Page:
19

A friend asked me to explain why

const const const const const int const i = 0;

is valid syntax. I declined to have any thoughts on the subject. Though I'm curious if it is just a grammar thing?

Edit. Tag is C++, my friend was referencing gcc, so I should probably add the C tag.

9
  • 4
    It’s not. – Konrad Rudolph Dec 12 '13 at 18:45
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    @Konrad. It is valid C but invalid C++. (didnt intent to delete) – Guilherme Bernal Dec 12 '13 at 18:48
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    @GuilhermeBernal In that case, my comment stands: the question is tagged c++. Since these are separate languages that shouldn’t be confused, I’m not sure what your comment adds. Now the OP has added the c tag, that changes things. – Konrad Rudolph Dec 12 '13 at 18:49
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    I was confused about the language in question. However I would have expected this to translate to both c and c++. Even though the excellent answer proves otherwise. – Captain Giraffe Dec 12 '13 at 18:51
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    Interestingly, g++ will generate an error for double const even outside C++11 mode (where it's actually allowed), but it will not complain in any way about constexpr const (which of course isn't quite the same thing, but still somewhat superfluous in the same way). – Damon Dec 12 '13 at 19:16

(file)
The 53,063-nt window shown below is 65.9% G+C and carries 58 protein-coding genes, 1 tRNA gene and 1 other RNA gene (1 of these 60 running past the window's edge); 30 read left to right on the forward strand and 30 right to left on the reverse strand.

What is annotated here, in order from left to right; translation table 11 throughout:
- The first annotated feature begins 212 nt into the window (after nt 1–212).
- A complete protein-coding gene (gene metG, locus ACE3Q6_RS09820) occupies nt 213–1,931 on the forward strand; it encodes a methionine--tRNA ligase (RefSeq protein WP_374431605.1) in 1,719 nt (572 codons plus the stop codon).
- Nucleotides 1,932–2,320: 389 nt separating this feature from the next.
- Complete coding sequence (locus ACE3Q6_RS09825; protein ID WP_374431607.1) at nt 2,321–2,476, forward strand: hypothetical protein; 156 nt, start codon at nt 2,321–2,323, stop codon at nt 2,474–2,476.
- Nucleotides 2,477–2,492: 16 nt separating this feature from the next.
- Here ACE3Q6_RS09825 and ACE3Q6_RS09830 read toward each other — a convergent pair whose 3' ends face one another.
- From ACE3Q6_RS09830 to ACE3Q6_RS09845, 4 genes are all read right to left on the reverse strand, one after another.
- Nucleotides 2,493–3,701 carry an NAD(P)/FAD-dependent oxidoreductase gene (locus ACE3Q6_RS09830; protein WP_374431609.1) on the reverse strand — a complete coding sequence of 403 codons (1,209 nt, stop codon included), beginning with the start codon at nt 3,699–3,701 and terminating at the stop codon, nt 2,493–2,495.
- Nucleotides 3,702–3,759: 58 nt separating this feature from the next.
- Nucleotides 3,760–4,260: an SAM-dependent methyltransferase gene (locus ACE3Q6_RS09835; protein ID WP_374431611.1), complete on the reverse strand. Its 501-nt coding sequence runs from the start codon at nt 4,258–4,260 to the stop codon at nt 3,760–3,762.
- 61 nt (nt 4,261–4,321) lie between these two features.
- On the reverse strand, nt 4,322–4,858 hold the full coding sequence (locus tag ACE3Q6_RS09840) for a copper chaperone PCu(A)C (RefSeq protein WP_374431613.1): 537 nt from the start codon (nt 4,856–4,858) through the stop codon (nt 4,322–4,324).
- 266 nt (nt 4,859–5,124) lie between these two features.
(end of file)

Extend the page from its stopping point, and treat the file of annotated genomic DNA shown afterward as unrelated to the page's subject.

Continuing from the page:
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From n1256:

6.7.3/4

If the same qualifier appears more than once in the same specifier-qualifier-list,either directly or via one or more typedefs, the behavior is the same as if it appeared only once.

In C++, this should give an error.

From C++03 standard:

7.1.5/1 [dcl.type]

As a general rule, at most one type-specifier is allowed in the complete decl-specifier-seq of a declaration. The only exceptions to this rule are the following:

— const or volatile can be combined with any other type-specifier. However, redundant cv- qualifiers are prohibited except when introduced through the use of typedefs (7.1.3) or template type arguments (14.3), in which case the redundant cv-qualifiers are ignored.

From N3797 (C++11):

7.1.6/2 [dcl.type]

As a general rule, at most one type-specifier is allowed in the complete decl-specifier-seq of a declaration or in a type-specifier-seq or trailing-type-specifier-seq. The only exceptions to this rule are the following:

— const can be combined with any type specifier except itself.
1
  • Same with &, I believe. typedef int& t; typedef t& u; will mean u and t are the same type. (Beware literal && though, that's c++11) – Aaron McDaid Dec 21 '13 at 13:01

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